By John Silveira

Issue #125 • September/October, 2010

There was an interesting ad that ran in BHM for two issues, but it was pulled for lack of response. It was about magnesium, the lack of it in our drinking water, and what the advertiser thinks we should do about it.

What is magnesium and why is it important to us?

By mass, magnesium is the 11th most abundant element in the human body. A 180-pound man has about 1½ ounces of it in him; a 120-pound woman, about an ounce. About half of it is in your bones, but it occurs in every living cell of your body and it is required in more than 300 enzyme reactions. You need it for normal nerve and muscle function, metabolism, protein synthesis, maintaining blood pressure, insulin levels, and more. Ongoing research is investigating links between magnesium deficiency and asthma, type 2 diabetes, heart diseases including sudden cardiac arrest, osteoporosis, PMS, and a host of other problems. Magnesium is often used in the treatments for some of these.

Still, a significant percentage of Americans are deficient in it for one reason or another. Diseases and medications often inhibit your body’s absorption of it; many foods, though rich in it, lose significant amounts of it during cooking; the more “processed” a food is, the less there is in it; and though you can get it from drinking water, the “softer” the water, the less it contains.

Even when there’s “enough” magnesium in your diet, your body can become depleted because of disease, drug interactions, sweating, excessive urination, and diarrhea, and as you get older, your body has a harder time absorbing it and more readily expels it.

Now knowing all this, I’ve started taking a mineral supplement. The Recommended Daily Allowance (RDA) for the average adult male is 400mg, for females it’s 300mg. Not much, but it turns out you don’t need a lot to maintain health.

Here’s some advice I found online: ensure you are getting at least 500 to 700 mg per day. The older you are (like me), the more you should lean toward the 700 number. However, megadosing can be dangerous, though the most common result of it in a healthy person is diarrhea. But, megadosing too much can kill you. Also, people with any health issues, especially heart or kidney problems, or those on any kind of medications shouldn’t start taking it without consulting a doctor.

So, I want thank the fellow who placed the ad for bringing the metal to my attention. However, that was not all that was in his ad. He also wants the Food and Drug Administration to mandate a certain minimum of magnesium in our drinking water. Fair enough, but I think it would be better if they simply lifted the ban on adding it to drinking water and let the customer decide what he wants to buy. But he also alleges millions in this country have died as a result of magnesium deficiency and asks the readers to write to the Office of the Prosecutor of the UN’s International Criminal Court (ICC) to to investigate this “…crime against humanity in the United States” and to bring to trial those in this country who are responsible.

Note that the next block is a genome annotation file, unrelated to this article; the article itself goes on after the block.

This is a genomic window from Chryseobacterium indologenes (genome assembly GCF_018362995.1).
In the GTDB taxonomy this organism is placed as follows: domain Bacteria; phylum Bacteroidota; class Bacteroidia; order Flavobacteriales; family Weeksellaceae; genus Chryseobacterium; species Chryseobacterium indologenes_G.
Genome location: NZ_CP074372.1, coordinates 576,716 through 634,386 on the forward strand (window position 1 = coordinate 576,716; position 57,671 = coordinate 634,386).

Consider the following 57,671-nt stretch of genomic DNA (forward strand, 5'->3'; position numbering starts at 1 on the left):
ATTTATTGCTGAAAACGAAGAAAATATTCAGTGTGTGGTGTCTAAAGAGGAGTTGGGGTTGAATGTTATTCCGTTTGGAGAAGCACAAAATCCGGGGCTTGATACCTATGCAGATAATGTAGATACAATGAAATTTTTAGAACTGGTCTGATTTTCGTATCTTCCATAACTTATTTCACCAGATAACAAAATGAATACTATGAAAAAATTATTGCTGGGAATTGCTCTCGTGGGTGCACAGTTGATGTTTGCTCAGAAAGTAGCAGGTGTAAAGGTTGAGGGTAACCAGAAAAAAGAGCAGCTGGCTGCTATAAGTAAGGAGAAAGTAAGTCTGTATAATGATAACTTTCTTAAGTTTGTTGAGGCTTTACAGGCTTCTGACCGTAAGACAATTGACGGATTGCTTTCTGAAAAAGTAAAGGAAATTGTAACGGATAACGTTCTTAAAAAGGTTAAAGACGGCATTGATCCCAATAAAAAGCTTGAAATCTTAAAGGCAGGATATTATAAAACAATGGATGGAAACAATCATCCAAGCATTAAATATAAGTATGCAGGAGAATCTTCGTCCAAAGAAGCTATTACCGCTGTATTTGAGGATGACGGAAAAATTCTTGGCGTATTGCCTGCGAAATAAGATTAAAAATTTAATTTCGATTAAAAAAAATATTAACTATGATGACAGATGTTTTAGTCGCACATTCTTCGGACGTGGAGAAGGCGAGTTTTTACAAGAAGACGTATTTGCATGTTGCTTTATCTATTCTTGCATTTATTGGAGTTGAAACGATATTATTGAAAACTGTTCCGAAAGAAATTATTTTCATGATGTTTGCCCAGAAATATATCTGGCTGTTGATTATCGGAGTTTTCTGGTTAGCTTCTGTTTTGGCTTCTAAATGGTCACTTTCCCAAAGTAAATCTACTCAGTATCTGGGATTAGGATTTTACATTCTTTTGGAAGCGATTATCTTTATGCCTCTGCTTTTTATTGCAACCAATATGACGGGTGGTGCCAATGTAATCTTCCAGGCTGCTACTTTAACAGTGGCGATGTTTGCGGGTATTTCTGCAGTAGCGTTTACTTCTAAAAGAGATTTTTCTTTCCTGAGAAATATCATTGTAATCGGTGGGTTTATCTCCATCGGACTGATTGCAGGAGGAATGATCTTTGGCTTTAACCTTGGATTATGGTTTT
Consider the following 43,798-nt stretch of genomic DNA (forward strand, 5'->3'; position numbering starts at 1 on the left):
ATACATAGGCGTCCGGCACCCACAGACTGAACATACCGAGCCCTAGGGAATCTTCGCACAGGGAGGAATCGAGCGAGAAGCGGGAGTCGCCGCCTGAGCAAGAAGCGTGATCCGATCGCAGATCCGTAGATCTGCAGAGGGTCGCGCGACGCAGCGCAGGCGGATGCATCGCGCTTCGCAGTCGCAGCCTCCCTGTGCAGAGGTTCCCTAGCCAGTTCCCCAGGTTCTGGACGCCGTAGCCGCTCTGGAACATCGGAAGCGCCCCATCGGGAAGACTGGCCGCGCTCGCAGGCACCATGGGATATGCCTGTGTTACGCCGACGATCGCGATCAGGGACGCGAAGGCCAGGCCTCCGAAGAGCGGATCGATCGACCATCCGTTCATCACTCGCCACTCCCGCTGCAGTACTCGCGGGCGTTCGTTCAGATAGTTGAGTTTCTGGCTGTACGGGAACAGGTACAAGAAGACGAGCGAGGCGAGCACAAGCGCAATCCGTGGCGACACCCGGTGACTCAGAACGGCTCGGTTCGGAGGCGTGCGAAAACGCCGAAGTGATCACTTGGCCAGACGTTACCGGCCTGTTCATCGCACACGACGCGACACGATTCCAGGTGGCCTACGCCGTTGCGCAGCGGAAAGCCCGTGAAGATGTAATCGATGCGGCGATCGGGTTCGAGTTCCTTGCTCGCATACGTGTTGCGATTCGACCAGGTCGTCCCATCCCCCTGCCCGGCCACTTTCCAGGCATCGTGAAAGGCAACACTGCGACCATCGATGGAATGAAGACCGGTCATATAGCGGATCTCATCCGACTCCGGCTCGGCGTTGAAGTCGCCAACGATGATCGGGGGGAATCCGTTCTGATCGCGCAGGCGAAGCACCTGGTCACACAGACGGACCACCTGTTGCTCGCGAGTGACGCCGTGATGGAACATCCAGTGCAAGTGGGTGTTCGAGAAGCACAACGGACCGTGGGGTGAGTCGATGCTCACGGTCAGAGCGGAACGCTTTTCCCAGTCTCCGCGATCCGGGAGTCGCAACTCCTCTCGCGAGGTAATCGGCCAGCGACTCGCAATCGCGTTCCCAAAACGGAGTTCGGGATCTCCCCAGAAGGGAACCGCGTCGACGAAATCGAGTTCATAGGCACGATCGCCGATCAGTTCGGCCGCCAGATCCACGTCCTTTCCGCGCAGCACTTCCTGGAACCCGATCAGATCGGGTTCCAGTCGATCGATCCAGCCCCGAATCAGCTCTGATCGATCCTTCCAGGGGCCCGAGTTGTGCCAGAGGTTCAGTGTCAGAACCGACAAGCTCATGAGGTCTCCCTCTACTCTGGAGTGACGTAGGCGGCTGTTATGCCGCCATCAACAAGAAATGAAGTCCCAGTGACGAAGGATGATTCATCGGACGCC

That’s bad advice. In the first place, the United States is not a signatory to the ICC, so a complaint would be meaningless. Second, according to the Heritage Foundation, “Both the Clinton Administration and the Bush Administration concluded that the ICC is a seriously flawed institution that the U.S. should not join.” It contains provisions that “have serious implications for national sovereignty, individual rights, and security.” Among its problems are “…agents and judges would be empowered to investigate crimes, prosecute, pass judgments, sentence, and even hear the appeals of its decisions…” In other words, the ICC wants to be the policeman, judge, jury, and court of appeals, which is inconsistent with how Americans believe justice should be administered. The ICC would also be empowered to try American citizens for crimes alleged to be committed on American soil, that may not even be crimes here in the USA. For example, in this country you have a 1st Amendment guarantee to advocate Nazism or to speak in favor of Israel. But if the ICC decides either of those is a crime, the US will not be allowed to protect you. You could be removed from the country to stand trial. Furthermore the ICC would “…not provide many of the basic legal rights of Americans, such as a trial by jury, forbidding trials in absentia, and the right of the accused to confront his accuser.” We’ve a hard enough time fighting our own government for our rights over the last 200-plus years, and our government is run by other Americans. Zimbabweans, Chinese, Iranians, Germans, and others who may be judges are not going to care what your Bill of Rights says.

Last, it’s possible that if those in Washington ever do sign such a treaty, it may prove to be unconstitutional, anyway. In the past, the Supreme Court has ruled that treaties cannot supersede the Constitution, which includes the Bill of Rights. So, should we become a signatory, we have to hope that the Court would rule that treaty null and void.

And if it doesn’t?

I would hope the American people would nullify it themselves—one way or the other.


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